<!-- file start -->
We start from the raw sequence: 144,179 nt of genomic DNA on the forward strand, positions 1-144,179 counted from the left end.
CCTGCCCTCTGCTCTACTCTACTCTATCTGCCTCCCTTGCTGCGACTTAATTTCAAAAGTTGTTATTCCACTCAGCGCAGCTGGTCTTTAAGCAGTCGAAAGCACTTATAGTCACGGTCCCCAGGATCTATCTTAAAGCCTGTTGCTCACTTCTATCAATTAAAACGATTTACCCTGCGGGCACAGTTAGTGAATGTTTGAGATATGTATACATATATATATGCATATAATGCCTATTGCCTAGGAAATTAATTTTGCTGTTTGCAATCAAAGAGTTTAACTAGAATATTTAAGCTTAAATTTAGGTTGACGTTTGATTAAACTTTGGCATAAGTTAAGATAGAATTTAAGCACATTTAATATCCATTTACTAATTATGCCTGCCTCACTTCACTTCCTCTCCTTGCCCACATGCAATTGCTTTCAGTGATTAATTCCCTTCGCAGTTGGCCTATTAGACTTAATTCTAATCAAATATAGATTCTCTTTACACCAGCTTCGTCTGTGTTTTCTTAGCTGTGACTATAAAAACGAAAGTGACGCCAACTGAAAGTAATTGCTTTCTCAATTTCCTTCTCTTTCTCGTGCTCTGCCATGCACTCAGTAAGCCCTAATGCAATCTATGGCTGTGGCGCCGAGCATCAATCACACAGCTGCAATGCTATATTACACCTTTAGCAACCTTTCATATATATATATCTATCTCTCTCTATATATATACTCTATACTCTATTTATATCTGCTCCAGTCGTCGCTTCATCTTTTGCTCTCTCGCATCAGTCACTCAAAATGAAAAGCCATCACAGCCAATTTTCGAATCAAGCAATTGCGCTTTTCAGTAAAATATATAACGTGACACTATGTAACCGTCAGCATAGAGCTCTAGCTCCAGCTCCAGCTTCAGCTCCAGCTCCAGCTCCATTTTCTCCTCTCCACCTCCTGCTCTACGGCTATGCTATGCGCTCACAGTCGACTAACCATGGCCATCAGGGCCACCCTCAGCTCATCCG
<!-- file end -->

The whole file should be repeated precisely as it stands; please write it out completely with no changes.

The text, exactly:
We start from the raw sequence: 144,179 nt of genomic DNA on the forward strand, positions 1-144,179 counted from the left end.
CCTGCCCTCTGCTCTACTCTACTCTATCTGCCTCCCTTGCTGCGACTTAATTTCAAAAGTTGTTATTCCACTCAGCGCAGCTGGTCTTTAAGCAGTCGAAAGCACTTATAGTCACGGTCCCCAGGATCTATCTTAAAGCCTGTTGCTCACTTCTATCAATTAAAACGATTTACCCTGCGGGCACAGTTAGTGAATGTTTGAGATATGTATACATATATATATGCATATAATGCCTATTGCCTAGGAAATTAATTTTGCTGTTTGCAATCAAAGAGTTTAACTAGAATATTTAAGCTTAAATTTAGGTTGACGTTTGATTAAACTTTGGCATAAGTTAAGATAGAATTTAAGCACATTTAATATCCATTTACTAATTATGCCTGCCTCACTTCACTTCCTCTCCTTGCCCACATGCAATTGCTTTCAGTGATTAATTCCCTTCGCAGTTGGCCTATTAGACTTAATTCTAATCAAATATAGATTCTCTTTACACCAGCTTCGTCTGTGTTTTCTTAGCTGTGACTATAAAAACGAAAGTGACGCCAACTGAAAGTAATTGCTTTCTCAATTTCCTTCTCTTTCTCGTGCTCTGCCATGCACTCAGTAAGCCCTAATGCAATCTATGGCTGTGGCGCCGAGCATCAATCACACAGCTGCAATGCTATATTACACCTTTAGCAACCTTTCATATATATATATCTATCTCTCTCTATATATATACTCTATACTCTATTTATATCTGCTCCAGTCGTCGCTTCATCTTTTGCTCTCTCGCATCAGTCACTCAAAATGAAAAGCCATCACAGCCAATTTTCGAATCAAGCAATTGCGCTTTTCAGTAAAATATATAACGTGACACTATGTAACCGTCAGCATAGAGCTCTAGCTCCAGCTCCAGCTTCAGCTCCAGCTCCAGCTCCATTTTCTCCTCTCCACCTCCTGCTCTACGGCTATGCTATGCGCTCACAGTCGACTAACCATGGCCATCAGGGCCACCCTCAGCTCATCCG